The purpose of the current study is to examine this common finding of altered amygdala-mPFC connectivity among those exposed to early life trauma within the context of large-scale network models of human brain function. Network-level approaches to human functional brain organization demonstrate spatially distributed networks consisting of brain regions with greater within-network temporal covariance compared to between-network temporal covariance (Bullmore and Sporns, 2009; Bressler and Menon, 2010; Rubinov and Sporns, 2010; Menon, 2011). The spatial organization of these networks is remarkably consistent across studies, which demonstrate canonical motor, salience, default mode, frontoparietal, and visual networks (Damoiseaux et al., 2006; Smith et al., 2009). From the perspective of larger-scale networks in the human brain, it is interesting to consider how to conceptualize a single bi-nodal connection, such as between the amygdala and mPFC. That is, the mPFC often is found to be part of a default mode network (DMN) (Raichle, 2015) while the amygdala is found to be part of a limbic network (Smith et al., 2009; Onoda and Yamaguchi, 2013; Cisler et al., 2016; Schlesinger et al., 2017). It is relevant to mention here that, while the amygdala is often regarded intuitively as belonging to the salience network (Bressler and Menon, 2010), the salience network is most consistently characterized by dorsal anterior cingulate cortex and bilateral anterior insular cortex (Uddin, 2015). Nonetheless, the interesting aspect of focusing on bi-nodal connectivity remains: if the two regions belong to different networks, does altered connectivity between them simply reflect connectivity between the larger networks in which the nodes belong? Similarly, modularity is a growing concept in network-level approaches to brain organization in the past few years and refers to the degree to which a network can be sub-divided into functionally specialized modules (Hartwell et al., 1999; Meunier et al., 2009; Rubinov and Sporns, 2010; Onoda and Yamaguchi, 2013; Cisler et al., 2016; Schlesinger et al., 2017). Modularity is formally defined as the difference between the number of observed connections within modules and the number of connections expected given chance distribution (Newman, 2006). Greater values reflect networks with more cleanly segregated modules. From this perspective, the intriguing question regarding amygdala-mPFC FC is whether degree of connection between these nodes belonging to different modules only reflects larger modular organization patterns of the network. For example, a network with greater separation between modules (i.e., more pronounced modular organization) would by definition be expected to have weaker connections between nodes belonging to different modules. As such, perhaps the weaker amygdala-mPFC observed among those exposed to early life trauma simply reflects greater overall modularity.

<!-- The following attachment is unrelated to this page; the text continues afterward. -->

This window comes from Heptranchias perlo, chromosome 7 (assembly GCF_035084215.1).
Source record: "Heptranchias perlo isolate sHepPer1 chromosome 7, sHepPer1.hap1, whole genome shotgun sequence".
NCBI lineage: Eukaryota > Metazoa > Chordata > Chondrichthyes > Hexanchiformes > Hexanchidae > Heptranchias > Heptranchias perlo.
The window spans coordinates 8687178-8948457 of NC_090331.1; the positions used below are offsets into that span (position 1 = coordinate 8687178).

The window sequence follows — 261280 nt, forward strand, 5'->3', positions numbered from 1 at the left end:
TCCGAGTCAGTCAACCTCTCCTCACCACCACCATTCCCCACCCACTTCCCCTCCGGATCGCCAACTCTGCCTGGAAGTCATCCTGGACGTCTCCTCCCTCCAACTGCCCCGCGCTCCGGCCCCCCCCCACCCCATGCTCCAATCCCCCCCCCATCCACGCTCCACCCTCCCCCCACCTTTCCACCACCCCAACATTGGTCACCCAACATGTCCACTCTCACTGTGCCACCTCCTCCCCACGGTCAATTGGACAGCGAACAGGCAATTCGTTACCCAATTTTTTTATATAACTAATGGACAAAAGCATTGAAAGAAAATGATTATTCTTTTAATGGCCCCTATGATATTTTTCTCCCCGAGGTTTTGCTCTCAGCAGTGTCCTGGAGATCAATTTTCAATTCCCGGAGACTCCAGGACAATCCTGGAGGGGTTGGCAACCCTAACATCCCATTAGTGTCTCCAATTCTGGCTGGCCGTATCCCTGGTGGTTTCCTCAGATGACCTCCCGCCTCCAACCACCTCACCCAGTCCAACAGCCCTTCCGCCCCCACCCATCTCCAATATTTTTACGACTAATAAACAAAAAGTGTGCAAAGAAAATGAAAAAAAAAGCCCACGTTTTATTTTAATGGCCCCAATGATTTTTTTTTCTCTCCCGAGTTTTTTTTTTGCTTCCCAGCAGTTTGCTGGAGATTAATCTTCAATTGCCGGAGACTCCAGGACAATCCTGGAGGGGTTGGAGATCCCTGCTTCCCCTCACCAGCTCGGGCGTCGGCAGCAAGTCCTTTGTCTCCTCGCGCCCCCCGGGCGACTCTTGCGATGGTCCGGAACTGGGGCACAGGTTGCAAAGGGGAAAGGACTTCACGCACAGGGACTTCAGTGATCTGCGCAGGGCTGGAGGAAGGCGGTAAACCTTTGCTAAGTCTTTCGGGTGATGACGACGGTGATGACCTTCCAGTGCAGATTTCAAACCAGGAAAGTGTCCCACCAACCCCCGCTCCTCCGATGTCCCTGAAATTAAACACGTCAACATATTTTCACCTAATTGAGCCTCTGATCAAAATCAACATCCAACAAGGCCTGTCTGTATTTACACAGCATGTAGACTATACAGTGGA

One means of addressing these questions regarding the role of bi-nodal connectivity within larger-scale network patterns is to examine dynamic functional connectivity (DFC) (Calhoun et al., 2014). DFC is a relatively newer approach to FC analysis and is based on the concept that the degree to which brain regions are connected is not static and instead connectivity between brain regions can fluctuate depending on various factors such as context, experimental task, alertness, etc (Hutchison et al., 2013; Calhoun et al., 2014; Gonzalez-Castillo et al., 2015). This approach frequently uses a sliding window in which FC is defined repeatedly across the scan (Allen et al., 2014). For example, using a window length of 30 TRs, one would define connectivity between regions (or voxels or networks) from TR 1 to TR 30, then shift the window forward and redefine connectivity between TR 6 and 35, and so forth throughout the scan. Using this approach to address the current questions allows for a within-subject analysis of the degree to which temporal fluctuations in amygdala-mPFC connectivity track temporal fluctuations in larger-network patterns. At a second-level (group-level) of analysis, the consistency of these within-subject effects can be tested, as can any moderating role of early life trauma-exposure on these analyses across network-levels. Accordingly, the DFC approach is used here to test the alternative hypothesis that amygdala-mPFC connectivity during rest reflects larger patterns of network organization.